textur issue 3: art & sustainability
The title of textur no. 3 is relatively straightforward. Perhaps, in order to capture the multifaceted approaches of the artists and authors who contributed to the issue, it could even be more accurately described as ‘art & sustainabilities’. A minor adjustment, though not an entirely necessary one, as what unfolds in this issue is the inextricability of the different approaches to sustainability discussed — environmental, economic, social, etc. It’s an entanglement that has been further amplified by current global events.
In thinking about this, a good place to begin to discuss the content of this issue (though not in the order in which it is presented) is through the work of the SEA Foundation, based in Tilburg, Netherlands. A text written by Michaela Davidova, visual artist and assistant curator at the organization, outlines discourse on sustainability, the limitations and possibilities of its definitions, and the SEA Foundation’s current research and projects in this area.
Stepping into the parafictional, Anna Souter not only offers a narrative on changing relationships of humans to technology, their environment, each other, and other living beings, but also opens up further forms of hybridity and collectivity. In the auto-theory text ‘Perishable Conglomerates’, India Boxall explores collective refusal in art gestures as an act of hope against ‘the imperial-white-supremacist-capitalist-patriarchy’ (as quoted from bell hooks within the text). Within this context, India points out that artists’ work towards sustainability in some areas — i.e., environmental and social — may often be supplanted by the existential need to sustain themselves, economically.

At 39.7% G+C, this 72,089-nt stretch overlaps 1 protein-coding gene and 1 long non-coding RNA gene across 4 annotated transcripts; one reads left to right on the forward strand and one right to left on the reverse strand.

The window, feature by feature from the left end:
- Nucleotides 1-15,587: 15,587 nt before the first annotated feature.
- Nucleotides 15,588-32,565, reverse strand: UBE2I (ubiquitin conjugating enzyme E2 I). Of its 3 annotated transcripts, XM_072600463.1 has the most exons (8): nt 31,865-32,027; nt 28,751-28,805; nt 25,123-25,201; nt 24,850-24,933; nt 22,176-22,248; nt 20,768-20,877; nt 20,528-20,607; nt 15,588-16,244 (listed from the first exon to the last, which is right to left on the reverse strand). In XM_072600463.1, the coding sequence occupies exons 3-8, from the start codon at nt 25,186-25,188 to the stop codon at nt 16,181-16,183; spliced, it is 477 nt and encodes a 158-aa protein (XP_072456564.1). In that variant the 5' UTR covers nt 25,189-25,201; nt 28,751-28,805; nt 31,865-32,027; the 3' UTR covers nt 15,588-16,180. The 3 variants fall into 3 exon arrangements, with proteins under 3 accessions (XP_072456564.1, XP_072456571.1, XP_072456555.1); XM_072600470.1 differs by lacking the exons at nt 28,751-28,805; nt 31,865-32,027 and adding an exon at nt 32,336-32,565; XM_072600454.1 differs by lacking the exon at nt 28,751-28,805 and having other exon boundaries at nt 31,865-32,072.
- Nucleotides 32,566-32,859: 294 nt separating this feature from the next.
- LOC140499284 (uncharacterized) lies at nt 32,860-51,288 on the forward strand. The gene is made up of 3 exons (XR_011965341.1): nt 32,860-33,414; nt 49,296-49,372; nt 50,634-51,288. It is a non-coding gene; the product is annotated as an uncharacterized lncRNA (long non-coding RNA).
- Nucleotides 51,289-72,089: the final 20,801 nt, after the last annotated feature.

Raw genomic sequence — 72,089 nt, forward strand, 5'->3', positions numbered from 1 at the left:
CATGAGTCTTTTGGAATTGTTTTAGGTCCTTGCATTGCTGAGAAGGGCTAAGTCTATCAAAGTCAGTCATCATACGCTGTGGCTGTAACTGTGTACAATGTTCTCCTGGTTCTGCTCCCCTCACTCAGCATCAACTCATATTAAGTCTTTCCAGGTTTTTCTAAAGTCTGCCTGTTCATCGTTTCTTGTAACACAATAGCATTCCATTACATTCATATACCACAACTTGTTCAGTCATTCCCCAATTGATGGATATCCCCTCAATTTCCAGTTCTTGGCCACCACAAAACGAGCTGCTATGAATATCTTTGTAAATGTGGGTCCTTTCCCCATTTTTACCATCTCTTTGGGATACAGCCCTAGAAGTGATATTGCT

These parallel, yet sometimes conflicting, needs to sustain and to remain active also lead us to the topic of exhaustion, which is explored by Sarah Heuberger. Sarah’s thought proposal puts forth the possibility of appropriating exhaustion towards a more sustainable mode of maintaining intensity in our lives. While Enos Nyamor, in his episodic, diaristic contribution, discusses waste and excess framed by his thoughts on cultural surplus in the information age.
Throughout the issue, we can see biodegradable processes at work, breaking down, metamorphosing, shifting into poetic explorations in both words and images. In Harry Grundy’s photographic performance, melting, softening, reshaping is visualized as an act of brutal force in the hands of humans. Whereas Andrea Garcia, via a verbal exercise, poems, and diary entries, articulates the porousness of bodies and the borders between them — whether they be human, plant, or landscape. Working with biodegradable materials directly, Hannah Fletcher shares recipes for developing analogue photographs in a sustainable darkroom.
The topic of sustainability is delved into, mined for its varied meanings, which assert their coexistence in the process.
-Sarie & Juli